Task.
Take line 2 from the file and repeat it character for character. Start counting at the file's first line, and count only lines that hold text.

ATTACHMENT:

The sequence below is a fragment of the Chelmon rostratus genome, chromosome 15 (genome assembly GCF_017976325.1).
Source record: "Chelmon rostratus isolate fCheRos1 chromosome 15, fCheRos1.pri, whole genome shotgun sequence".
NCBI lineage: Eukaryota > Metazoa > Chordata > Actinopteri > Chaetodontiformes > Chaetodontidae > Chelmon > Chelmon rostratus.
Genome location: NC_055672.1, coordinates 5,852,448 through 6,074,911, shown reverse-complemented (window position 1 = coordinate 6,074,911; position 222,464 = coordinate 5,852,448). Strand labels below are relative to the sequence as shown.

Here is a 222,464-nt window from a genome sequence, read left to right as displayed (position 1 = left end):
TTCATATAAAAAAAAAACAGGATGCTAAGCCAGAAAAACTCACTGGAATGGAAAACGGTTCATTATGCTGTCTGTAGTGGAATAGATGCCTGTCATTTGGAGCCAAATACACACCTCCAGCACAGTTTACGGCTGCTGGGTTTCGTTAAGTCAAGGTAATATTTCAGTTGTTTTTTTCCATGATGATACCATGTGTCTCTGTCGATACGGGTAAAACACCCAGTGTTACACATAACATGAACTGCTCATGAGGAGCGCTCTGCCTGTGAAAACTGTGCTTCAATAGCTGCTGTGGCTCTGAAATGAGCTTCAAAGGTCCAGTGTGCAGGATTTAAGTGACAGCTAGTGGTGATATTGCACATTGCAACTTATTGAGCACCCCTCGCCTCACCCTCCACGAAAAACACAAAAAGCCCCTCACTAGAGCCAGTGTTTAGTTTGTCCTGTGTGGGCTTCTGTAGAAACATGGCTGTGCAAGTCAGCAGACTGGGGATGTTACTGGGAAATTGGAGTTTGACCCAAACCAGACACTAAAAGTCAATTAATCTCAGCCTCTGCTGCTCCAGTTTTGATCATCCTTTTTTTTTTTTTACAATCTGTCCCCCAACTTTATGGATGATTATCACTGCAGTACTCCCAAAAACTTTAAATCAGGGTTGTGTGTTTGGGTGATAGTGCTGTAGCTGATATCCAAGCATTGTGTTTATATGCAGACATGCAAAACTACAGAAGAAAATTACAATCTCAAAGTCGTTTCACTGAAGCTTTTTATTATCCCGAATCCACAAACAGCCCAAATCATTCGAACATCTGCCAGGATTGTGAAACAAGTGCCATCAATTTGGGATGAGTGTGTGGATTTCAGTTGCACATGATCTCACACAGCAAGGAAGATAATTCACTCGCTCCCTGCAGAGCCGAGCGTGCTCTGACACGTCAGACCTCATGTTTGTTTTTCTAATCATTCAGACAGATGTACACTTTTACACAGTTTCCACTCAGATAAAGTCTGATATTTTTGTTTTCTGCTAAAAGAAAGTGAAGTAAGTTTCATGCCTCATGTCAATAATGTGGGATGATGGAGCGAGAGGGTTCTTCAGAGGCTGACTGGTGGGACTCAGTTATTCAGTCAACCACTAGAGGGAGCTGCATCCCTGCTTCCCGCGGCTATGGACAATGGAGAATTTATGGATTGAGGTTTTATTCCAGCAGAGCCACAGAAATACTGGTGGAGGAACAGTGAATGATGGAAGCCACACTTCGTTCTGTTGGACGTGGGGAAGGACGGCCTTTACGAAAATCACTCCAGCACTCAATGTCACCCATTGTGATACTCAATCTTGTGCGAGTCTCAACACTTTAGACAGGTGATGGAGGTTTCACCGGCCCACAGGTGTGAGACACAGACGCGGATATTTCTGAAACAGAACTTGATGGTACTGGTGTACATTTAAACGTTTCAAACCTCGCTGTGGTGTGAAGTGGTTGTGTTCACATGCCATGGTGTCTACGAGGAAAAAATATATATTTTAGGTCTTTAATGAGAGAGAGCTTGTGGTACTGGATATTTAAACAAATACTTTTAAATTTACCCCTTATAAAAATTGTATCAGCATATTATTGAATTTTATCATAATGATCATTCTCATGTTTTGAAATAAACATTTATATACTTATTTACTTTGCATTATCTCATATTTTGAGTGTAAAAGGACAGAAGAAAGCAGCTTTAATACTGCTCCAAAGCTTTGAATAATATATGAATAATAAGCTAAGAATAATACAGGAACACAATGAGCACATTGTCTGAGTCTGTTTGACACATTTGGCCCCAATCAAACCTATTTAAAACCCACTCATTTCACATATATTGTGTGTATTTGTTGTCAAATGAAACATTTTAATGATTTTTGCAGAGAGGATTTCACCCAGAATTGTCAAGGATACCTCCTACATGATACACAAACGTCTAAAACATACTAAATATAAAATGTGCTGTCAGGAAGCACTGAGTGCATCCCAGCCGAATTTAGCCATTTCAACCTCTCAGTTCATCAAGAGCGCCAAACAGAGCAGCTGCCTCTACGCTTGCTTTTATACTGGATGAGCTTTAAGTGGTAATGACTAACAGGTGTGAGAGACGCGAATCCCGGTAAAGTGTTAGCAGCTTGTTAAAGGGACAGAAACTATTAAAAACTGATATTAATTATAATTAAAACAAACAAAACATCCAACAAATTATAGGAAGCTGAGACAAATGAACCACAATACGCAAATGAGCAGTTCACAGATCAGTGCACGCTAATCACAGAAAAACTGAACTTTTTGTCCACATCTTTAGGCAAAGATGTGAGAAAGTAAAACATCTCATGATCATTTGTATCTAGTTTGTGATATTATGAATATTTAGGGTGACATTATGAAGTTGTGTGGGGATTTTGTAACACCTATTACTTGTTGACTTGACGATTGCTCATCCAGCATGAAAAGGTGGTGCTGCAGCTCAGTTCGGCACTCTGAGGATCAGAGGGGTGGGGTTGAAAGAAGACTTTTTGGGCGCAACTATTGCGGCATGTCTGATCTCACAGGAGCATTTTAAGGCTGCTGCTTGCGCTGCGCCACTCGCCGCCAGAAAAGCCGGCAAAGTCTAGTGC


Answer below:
Source record: "Chelmon rostratus isolate fCheRos1 chromosome 15, fCheRos1.pri, whole genome shotgun sequence".